Two separate reports by the San Francisco Chronicle newspaper have examined the popularity of several notable serious games such as Peacemaker
, while also examining games for peace, as part of the burgeoning mainstream interest in the market.
The first report
on serious games in general is particularly interesting when investigating why some a very few serious games such as Nintendo's Brain Age
, which has sold millions in Japan, stand out as as particularly profitable in today's market.
Nintendo of America's George Harrison told the Chronicle that Nintendo realizes that in its attempt to create games that have a broad appeal, it too must make sure that the titles have "significant commercial potential... I think the key is it has to have enough mass appeal to generate volume to justify launching it," Harrison said in the report.
The second report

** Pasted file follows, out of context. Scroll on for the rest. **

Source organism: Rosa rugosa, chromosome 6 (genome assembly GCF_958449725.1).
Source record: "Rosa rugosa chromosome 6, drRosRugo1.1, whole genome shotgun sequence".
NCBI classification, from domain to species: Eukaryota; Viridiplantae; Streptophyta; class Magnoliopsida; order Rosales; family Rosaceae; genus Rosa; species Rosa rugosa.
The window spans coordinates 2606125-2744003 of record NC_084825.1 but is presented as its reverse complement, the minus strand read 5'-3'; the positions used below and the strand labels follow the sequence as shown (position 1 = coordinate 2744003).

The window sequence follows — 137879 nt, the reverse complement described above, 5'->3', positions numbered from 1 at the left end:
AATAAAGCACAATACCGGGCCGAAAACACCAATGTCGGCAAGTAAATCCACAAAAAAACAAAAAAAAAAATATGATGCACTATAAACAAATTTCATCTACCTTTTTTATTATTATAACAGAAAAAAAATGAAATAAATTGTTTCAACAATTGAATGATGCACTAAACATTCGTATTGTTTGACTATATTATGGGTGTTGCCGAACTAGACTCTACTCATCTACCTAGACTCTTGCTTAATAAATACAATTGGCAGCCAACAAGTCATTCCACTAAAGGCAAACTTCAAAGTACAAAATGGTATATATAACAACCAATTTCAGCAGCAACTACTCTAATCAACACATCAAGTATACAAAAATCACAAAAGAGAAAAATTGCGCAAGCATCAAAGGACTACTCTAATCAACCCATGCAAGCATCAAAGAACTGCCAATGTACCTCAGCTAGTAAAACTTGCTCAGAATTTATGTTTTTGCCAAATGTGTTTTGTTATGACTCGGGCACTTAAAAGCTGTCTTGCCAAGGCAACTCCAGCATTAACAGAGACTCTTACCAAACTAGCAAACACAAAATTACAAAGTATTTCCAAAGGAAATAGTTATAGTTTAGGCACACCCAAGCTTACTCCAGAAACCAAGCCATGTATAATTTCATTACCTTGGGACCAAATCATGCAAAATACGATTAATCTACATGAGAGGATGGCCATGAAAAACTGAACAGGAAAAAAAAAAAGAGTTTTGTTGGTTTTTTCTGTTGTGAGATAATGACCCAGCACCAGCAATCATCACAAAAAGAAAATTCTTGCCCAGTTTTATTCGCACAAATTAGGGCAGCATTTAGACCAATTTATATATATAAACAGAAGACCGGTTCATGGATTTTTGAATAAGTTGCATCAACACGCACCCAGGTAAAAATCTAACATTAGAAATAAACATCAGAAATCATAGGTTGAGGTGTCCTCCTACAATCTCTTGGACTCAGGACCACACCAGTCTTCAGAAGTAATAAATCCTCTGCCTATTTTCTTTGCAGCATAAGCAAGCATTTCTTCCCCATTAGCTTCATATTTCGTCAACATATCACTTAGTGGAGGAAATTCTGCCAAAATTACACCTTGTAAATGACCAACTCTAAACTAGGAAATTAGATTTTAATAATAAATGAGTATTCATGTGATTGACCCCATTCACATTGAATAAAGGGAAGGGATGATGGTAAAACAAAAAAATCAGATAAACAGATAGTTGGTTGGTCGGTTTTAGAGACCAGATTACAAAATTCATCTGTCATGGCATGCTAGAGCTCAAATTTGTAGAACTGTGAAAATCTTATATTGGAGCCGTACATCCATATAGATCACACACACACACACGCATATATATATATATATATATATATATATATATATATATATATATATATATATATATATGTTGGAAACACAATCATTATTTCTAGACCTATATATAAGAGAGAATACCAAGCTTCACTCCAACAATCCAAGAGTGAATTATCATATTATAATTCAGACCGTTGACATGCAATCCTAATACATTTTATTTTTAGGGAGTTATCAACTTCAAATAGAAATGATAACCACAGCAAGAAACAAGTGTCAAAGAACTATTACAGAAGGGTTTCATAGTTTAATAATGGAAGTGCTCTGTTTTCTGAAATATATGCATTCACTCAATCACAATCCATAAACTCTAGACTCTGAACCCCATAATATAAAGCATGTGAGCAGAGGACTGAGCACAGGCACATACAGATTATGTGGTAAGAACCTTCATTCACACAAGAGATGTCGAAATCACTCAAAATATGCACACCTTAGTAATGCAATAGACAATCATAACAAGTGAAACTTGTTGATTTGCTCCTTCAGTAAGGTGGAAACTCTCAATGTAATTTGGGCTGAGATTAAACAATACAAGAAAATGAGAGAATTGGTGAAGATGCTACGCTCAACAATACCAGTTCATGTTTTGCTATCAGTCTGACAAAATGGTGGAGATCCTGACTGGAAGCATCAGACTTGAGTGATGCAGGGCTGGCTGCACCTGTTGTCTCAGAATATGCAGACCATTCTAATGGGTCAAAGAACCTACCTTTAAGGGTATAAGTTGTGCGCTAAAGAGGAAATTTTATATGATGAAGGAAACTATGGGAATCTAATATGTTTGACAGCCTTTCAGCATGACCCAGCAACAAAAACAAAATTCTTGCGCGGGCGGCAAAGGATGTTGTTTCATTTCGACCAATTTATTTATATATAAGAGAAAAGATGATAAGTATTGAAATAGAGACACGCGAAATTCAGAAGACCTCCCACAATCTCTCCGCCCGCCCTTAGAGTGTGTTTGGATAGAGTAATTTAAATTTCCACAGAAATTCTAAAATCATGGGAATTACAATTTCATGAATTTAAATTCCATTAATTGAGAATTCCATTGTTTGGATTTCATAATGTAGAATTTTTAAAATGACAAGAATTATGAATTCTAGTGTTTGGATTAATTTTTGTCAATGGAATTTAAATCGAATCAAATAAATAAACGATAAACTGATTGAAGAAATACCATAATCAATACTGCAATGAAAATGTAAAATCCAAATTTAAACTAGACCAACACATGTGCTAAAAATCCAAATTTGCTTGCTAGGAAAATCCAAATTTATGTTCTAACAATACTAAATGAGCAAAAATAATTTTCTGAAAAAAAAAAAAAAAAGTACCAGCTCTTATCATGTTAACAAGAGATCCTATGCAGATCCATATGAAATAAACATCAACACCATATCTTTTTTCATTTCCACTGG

, covering games for peace, talks to Ari Hollander, the subject of an upcoming Serious Games Source feature, on his development an immersive virtual-reality tool to help psychotherapists treat survivors of actual terrorist attacks.
It also covers the Nobel Peace Prize game design challenge at this year's Game Developers Conference, and suggests that some serious games "...speak to a glimmering maturity in an industry that to its many critics comes across as a gawky, geeky, hormonal juvenile delinquent who has an unhealthy fascination and mercenary interest in violence, combat, criminality, guns, porn, trolls, mutants, explosions and splatter."